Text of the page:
The Model Plant

Arabidopsis thaliana
Arabidopsis thaliana is a model organism for plant science research

Charis Cook works for GARNet, a BBSRC-sponsored network that supports plant scientists in the UK by, among other things, linking researchers to each other and to the research councils, and providing an information hub for plant scientists. GARNet also has its own blog. Before working for GARNet, Charis was at Royal Holloway, University of London, as a post-grad student and then a post-doctoral researcher.

Arabidopsis thaliana, an unassuming Brassicaceae species with a short life cycle and tiny white flowers, was the subject of nearly 4000 peer-reviewed journal articles in 2011. A. thaliana is also the starting point of much of the research featured on the Plantwise blog, as plant molecular biology depends heavily on resources built on research on this small plant. Continue reading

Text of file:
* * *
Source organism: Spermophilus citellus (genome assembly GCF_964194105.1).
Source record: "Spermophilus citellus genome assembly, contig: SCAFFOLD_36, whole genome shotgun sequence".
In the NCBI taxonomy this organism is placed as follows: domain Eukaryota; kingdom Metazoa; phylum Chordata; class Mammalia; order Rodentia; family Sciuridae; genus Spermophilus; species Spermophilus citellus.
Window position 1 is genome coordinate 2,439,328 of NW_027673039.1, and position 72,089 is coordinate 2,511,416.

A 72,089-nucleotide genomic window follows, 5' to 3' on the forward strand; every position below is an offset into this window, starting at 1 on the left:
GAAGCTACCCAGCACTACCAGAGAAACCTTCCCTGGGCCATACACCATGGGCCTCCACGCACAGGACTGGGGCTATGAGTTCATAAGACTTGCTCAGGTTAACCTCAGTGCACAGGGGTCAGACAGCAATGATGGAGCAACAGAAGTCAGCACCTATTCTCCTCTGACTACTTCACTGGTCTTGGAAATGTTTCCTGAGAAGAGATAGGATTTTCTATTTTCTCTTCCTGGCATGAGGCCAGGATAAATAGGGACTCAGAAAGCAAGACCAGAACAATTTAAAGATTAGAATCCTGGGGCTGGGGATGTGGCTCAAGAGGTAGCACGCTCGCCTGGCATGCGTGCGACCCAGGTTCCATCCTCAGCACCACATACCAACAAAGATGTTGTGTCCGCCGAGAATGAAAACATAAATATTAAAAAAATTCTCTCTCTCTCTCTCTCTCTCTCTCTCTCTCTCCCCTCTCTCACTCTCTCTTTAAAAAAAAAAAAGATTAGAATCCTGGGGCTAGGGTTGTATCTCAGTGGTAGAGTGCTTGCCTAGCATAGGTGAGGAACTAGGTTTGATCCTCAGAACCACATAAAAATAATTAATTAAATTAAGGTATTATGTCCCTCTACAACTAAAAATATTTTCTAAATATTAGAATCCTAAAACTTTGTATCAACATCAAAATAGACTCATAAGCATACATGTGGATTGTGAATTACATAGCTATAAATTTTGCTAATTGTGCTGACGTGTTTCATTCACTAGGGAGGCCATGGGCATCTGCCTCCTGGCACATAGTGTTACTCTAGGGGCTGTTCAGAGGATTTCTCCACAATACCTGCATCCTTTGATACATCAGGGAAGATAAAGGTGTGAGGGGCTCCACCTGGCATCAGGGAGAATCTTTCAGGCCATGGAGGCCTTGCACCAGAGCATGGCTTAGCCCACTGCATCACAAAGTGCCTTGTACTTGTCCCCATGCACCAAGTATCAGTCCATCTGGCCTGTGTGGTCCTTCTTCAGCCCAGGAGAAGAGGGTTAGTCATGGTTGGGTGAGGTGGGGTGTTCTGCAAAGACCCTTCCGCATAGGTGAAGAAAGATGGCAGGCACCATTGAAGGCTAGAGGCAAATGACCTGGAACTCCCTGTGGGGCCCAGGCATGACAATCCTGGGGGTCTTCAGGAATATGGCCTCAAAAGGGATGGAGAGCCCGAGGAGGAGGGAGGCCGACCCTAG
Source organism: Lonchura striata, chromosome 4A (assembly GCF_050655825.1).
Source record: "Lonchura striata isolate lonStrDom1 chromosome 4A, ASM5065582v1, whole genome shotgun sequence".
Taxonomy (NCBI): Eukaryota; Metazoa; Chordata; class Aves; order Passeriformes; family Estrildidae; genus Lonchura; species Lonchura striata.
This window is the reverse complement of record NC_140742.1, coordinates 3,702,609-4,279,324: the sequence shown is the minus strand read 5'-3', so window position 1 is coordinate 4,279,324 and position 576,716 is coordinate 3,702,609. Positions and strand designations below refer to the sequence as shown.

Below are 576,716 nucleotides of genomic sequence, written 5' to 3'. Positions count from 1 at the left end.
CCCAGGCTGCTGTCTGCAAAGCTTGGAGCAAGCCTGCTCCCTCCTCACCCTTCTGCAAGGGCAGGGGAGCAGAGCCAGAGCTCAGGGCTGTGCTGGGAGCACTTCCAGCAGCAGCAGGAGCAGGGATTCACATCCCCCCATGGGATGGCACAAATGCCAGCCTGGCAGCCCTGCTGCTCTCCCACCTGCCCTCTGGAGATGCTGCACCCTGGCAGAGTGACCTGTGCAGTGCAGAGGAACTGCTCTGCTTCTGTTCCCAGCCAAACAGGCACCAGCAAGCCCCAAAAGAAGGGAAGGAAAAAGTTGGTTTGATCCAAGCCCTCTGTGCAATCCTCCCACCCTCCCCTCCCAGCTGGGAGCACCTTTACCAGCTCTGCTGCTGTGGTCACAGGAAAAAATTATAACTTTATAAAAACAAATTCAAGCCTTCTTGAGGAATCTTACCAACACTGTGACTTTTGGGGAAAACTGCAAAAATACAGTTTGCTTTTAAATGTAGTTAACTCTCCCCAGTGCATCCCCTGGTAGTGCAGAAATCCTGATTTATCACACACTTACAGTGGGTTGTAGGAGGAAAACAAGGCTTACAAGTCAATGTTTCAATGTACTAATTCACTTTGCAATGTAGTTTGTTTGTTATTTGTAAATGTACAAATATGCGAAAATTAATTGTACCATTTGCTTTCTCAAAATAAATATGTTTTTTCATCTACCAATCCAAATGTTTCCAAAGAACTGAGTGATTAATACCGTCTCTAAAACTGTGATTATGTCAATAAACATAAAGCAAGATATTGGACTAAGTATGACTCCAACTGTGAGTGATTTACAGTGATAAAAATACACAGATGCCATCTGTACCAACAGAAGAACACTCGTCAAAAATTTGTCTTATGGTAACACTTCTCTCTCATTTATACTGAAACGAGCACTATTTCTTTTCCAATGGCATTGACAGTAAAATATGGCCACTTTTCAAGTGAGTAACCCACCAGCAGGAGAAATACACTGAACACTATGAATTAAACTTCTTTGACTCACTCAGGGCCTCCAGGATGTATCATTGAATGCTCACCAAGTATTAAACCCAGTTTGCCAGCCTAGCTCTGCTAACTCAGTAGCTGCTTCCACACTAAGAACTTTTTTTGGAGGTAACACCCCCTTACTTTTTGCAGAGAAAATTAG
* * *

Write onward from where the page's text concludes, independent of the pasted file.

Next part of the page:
Fast but furious: High yielding plants linked to poor pest resistance

Breeding plants for fast growth and high yield may make them more susceptible to pests and diseases. New research from the University of Zurich using the model plant Arabidopsis thaliana has confirmed long suspected theory, showing that when plants put more resources into growth they often shut down some defence genes.

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